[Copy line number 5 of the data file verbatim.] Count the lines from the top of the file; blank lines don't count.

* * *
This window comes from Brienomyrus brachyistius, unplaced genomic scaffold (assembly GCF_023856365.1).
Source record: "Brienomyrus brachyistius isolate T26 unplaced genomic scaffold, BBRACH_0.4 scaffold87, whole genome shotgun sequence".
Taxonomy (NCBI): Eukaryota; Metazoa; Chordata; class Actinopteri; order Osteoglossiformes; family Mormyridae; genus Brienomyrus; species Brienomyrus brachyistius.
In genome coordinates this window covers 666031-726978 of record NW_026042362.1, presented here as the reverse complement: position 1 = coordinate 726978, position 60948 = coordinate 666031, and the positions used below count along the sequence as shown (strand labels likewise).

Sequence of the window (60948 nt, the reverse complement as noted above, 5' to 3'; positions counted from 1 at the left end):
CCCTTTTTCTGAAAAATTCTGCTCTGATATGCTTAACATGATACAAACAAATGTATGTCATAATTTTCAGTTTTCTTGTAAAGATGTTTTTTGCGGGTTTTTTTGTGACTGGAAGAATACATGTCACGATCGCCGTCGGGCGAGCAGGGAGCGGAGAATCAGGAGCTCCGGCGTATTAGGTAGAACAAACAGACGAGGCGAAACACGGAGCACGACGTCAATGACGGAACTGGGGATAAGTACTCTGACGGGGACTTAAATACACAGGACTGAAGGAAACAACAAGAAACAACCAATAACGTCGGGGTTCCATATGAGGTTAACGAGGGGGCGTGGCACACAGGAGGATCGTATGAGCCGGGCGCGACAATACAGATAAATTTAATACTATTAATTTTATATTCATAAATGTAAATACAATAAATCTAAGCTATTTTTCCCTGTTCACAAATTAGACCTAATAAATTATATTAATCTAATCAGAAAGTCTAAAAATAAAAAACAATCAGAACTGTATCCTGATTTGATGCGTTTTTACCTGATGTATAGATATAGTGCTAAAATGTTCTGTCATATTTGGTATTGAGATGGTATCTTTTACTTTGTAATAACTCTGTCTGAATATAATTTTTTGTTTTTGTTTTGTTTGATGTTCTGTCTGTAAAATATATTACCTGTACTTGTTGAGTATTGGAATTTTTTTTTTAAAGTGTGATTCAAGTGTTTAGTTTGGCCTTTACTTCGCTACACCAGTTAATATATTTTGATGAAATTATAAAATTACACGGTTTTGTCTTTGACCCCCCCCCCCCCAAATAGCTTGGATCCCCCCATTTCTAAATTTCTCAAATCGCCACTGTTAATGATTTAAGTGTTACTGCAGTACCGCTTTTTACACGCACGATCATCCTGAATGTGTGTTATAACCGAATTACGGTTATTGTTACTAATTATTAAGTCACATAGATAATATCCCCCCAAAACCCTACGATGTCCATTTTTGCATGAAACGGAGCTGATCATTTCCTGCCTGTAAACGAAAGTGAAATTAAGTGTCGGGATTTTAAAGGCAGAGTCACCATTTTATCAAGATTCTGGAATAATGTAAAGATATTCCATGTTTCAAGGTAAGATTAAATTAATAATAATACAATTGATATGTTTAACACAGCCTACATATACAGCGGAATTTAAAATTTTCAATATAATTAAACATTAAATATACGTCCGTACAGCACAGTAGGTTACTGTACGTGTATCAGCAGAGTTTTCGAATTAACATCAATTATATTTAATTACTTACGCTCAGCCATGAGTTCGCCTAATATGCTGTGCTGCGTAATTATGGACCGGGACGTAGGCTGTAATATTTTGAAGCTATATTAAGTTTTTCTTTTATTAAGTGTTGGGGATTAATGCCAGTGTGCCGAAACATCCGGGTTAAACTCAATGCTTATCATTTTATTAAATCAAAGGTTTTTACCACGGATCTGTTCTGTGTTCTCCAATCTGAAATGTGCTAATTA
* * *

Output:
Sequence of the window (60948 nt, the reverse complement as noted above, 5' to 3'; positions counted from 1 at the left end):